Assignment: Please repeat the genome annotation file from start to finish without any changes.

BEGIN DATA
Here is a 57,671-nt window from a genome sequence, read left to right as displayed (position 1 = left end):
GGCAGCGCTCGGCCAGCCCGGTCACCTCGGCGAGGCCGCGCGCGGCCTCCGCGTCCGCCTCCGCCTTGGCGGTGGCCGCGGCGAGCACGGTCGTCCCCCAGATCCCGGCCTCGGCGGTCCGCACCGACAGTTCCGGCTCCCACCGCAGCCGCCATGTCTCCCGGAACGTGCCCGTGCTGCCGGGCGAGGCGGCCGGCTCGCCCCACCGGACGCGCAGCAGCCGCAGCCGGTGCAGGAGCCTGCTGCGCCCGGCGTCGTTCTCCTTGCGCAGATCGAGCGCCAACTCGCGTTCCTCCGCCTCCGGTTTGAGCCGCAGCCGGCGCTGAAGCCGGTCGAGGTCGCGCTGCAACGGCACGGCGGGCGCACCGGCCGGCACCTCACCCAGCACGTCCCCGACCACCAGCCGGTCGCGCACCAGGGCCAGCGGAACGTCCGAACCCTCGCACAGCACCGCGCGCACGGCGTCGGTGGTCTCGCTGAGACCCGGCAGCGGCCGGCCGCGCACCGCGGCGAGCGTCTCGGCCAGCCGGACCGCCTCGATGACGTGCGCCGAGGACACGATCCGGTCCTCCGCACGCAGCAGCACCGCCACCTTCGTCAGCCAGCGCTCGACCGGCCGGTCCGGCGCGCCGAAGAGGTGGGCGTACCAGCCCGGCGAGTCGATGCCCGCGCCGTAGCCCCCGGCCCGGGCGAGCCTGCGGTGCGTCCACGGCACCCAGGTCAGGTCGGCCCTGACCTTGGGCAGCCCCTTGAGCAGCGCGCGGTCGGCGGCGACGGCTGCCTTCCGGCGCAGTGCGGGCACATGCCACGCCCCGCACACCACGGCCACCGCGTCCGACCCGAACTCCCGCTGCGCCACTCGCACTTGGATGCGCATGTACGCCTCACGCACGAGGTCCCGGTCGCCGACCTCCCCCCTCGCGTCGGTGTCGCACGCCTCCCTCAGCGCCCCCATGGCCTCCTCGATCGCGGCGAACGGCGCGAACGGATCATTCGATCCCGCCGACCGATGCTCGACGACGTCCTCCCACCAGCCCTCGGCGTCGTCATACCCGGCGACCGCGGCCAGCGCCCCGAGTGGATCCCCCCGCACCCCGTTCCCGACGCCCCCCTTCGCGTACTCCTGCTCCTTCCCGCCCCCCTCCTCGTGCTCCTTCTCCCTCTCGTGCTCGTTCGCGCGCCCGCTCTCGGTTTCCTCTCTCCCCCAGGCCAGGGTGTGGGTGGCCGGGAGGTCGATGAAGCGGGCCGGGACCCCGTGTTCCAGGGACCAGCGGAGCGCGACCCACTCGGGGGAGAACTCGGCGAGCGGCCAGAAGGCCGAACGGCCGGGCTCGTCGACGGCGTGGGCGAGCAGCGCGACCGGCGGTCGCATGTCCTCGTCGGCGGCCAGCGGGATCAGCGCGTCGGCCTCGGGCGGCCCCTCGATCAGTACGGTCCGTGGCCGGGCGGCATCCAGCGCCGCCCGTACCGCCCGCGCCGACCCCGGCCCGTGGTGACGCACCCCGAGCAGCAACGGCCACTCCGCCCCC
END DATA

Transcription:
Here is a 57,671-nt window from a genome sequence, read left to right as displayed (position 1 = left end):
GGCAGCGCTCGGCCAGCCCGGTCACCTCGGCGAGGCCGCGCGCGGCCTCCGCGTCCGCCTCCGCCTTGGCGGTGGCCGCGGCGAGCACGGTCGTCCCCCAGATCCCGGCCTCGGCGGTCCGCACCGACAGTTCCGGCTCCCACCGCAGCCGCCATGTCTCCCGGAACGTGCCCGTGCTGCCGGGCGAGGCGGCCGGCTCGCCCCACCGGACGCGCAGCAGCCGCAGCCGGTGCAGGAGCCTGCTGCGCCCGGCGTCGTTCTCCTTGCGCAGATCGAGCGCCAACTCGCGTTCCTCCGCCTCCGGTTTGAGCCGCAGCCGGCGCTGAAGCCGGTCGAGGTCGCGCTGCAACGGCACGGCGGGCGCACCGGCCGGCACCTCACCCAGCACGTCCCCGACCACCAGCCGGTCGCGCACCAGGGCCAGCGGAACGTCCGAACCCTCGCACAGCACCGCGCGCACGGCGTCGGTGGTCTCGCTGAGACCCGGCAGCGGCCGGCCGCGCACCGCGGCGAGCGTCTCGGCCAGCCGGACCGCCTCGATGACGTGCGCCGAGGACACGATCCGGTCCTCCGCACGCAGCAGCACCGCCACCTTCGTCAGCCAGCGCTCGACCGGCCGGTCCGGCGCGCCGAAGAGGTGGGCGTACCAGCCCGGCGAGTCGATGCCCGCGCCGTAGCCCCCGGCCCGGGCGAGCCTGCGGTGCGTCCACGGCACCCAGGTCAGGTCGGCCCTGACCTTGGGCAGCCCCTTGAGCAGCGCGCGGTCGGCGGCGACGGCTGCCTTCCGGCGCAGTGCGGGCACATGCCACGCCCCGCACACCACGGCCACCGCGTCCGACCCGAACTCCCGCTGCGCCACTCGCACTTGGATGCGCATGTACGCCTCACGCACGAGGTCCCGGTCGCCGACCTCCCCCCTCGCGTCGGTGTCGCACGCCTCCCTCAGCGCCCCCATGGCCTCCTCGATCGCGGCGAACGGCGCGAACGGATCATTCGATCCCGCCGACCGATGCTCGACGACGTCCTCCCACCAGCCCTCGGCGTCGTCATACCCGGCGACCGCGGCCAGCGCCCCGAGTGGATCCCCCCGCACCCCGTTCCCGACGCCCCCCTTCGCGTACTCCTGCTCCTTCCCGCCCCCCTCCTCGTGCTCCTTCTCCCTCTCGTGCTCGTTCGCGCGCCCGCTCTCGGTTTCCTCTCTCCCCCAGGCCAGGGTGTGGGTGGCCGGGAGGTCGATGAAGCGGGCCGGGACCCCGTGTTCCAGGGACCAGCGGAGCGCGACCCACTCGGGGGAGAACTCGGCGAGCGGCCAGAAGGCCGAACGGCCGGGCTCGTCGACGGCGTGGGCGAGCAGCGCGACCGGCGGTCGCATGTCCTCGTCGGCGGCCAGCGGGATCAGCGCGTCGGCCTCGGGCGGCCCCTCGATCAGTACGGTCCGTGGCCGGGCGGCATCCAGCGCCGCCCGTACCGCCCGCGCCGACCCCGGCCCGTGGTGACGCACCCCGAGCAGCAACGGCCACTCCGCCCCC